Looks like the only person who could put an end to Harry Potter was J.K. Rowling.
The bestselling author — considered one of the most successful in fiction ever — is experiencing a sharp drop in book sales as the literary industry on a whole is enjoying a rise.
According to figures from NPD BookScan, which tracked fiction titles in adult, young adult and juvenile sectors as experiencing similar double-digit growth with sales rising 31.4% in the U.S., the consistent bestseller saw her print book sales in the states rise only 10.9% in June.
By contrast, “Harry Potter” sales — which includes licensed titles not authored by Rowling — rose even less, just 7.7% for the month, Variety reported.
NPD Group business development director Kristen McLean said: “Looking at [Rowling’s] performance against the rest of the market, especially as benchmarked against her performance in 2019 — which was very consistent with the rest of the market — I think she’s down.”
“She’s certainly underperforming the rest of the market, comparatively, by two-thirds,” she said.
In June, the 54-year-old British novelist behind the mega-successful book franchise became the center of controversy after she began repeatedly expressing contentious views on transgender identity.
On June 6, Rowling mockingly implied that only women can menstruate and insisted “sex is real and has lived consequences” in a series of transphobic tweets to her 14.3 million Twitter followers.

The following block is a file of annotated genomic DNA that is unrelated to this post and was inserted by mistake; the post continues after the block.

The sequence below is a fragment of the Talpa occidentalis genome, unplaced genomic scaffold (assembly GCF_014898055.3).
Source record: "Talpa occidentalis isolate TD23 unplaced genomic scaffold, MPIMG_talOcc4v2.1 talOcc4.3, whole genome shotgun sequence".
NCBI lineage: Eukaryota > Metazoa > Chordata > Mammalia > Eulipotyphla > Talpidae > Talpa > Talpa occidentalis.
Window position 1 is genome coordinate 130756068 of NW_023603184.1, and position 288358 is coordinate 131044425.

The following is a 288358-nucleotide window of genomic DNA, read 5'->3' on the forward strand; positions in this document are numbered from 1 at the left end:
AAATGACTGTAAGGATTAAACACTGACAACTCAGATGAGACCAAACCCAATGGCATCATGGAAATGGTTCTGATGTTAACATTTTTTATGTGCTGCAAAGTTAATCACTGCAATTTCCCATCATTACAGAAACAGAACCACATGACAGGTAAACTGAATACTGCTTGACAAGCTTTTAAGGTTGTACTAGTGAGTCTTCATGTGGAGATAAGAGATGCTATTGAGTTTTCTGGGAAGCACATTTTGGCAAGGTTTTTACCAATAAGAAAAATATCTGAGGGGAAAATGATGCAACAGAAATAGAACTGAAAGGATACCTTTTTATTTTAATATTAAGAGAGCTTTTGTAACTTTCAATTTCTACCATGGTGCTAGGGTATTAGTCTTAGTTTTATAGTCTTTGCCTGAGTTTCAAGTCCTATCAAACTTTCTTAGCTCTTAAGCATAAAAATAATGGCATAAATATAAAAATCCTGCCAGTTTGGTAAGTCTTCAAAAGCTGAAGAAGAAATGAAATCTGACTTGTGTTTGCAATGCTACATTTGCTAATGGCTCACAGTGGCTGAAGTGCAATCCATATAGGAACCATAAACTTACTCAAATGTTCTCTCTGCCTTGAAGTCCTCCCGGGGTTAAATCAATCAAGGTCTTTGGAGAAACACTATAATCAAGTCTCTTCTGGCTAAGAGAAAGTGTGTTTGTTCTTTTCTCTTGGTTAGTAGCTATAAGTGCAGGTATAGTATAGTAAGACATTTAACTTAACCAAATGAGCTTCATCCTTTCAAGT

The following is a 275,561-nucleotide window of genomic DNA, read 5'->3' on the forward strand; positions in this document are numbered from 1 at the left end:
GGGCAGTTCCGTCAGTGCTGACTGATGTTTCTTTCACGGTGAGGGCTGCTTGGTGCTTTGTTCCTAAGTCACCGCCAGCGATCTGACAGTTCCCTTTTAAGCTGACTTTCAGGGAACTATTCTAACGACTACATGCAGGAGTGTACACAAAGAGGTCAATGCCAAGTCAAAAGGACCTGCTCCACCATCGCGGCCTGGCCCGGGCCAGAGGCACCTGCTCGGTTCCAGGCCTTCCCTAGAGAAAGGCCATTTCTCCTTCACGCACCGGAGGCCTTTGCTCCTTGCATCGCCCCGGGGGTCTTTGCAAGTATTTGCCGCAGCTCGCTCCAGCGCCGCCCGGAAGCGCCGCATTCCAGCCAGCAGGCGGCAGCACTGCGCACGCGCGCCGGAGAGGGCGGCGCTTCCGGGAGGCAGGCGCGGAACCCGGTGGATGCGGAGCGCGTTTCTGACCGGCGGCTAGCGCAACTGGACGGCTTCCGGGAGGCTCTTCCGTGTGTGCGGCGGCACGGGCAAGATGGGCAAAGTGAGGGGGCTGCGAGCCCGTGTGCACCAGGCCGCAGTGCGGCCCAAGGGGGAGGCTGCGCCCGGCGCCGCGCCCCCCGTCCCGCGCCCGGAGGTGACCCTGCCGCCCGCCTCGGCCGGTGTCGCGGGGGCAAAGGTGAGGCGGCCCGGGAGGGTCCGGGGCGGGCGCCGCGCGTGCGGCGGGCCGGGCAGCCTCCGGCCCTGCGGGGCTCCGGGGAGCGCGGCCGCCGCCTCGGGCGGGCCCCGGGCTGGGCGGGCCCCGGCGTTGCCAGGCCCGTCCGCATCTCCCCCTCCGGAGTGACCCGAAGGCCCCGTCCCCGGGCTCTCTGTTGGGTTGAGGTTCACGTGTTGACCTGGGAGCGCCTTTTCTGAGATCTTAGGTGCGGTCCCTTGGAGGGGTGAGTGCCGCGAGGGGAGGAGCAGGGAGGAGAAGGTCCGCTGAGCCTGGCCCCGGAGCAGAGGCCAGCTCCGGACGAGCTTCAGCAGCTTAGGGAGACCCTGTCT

“Harry Potter” film stars Daniel Radcliffe, Emma Watson and Rupert Grint were among many who publicly rebuked her for her anti-trans stance.
Days later, four authors quit The Blair Partnership, the U.K. literary agency that represents Rowling, citing it failed them in not standing up against recent comments made by the “Harry Potter” creator, which targeted transgender people.
GLAAD issued a statement calling on all organizations affiliated with Rowling to publicly denounce her derisive views.
Warner Bros., which distributed and markets the multi-billion dollar the “Harry Potter” and “Fantastic Beasts” film franchises, and Universal, home to the Wizarding World of Harry Potter theme parks, followed suit with statements in support of diversity and inclusion.
The trade outlet noted that both entities, who are still in business with the polarizing penman “studiously avoiding using the words “transgender” or “J.K. Rowling” in their statements.”
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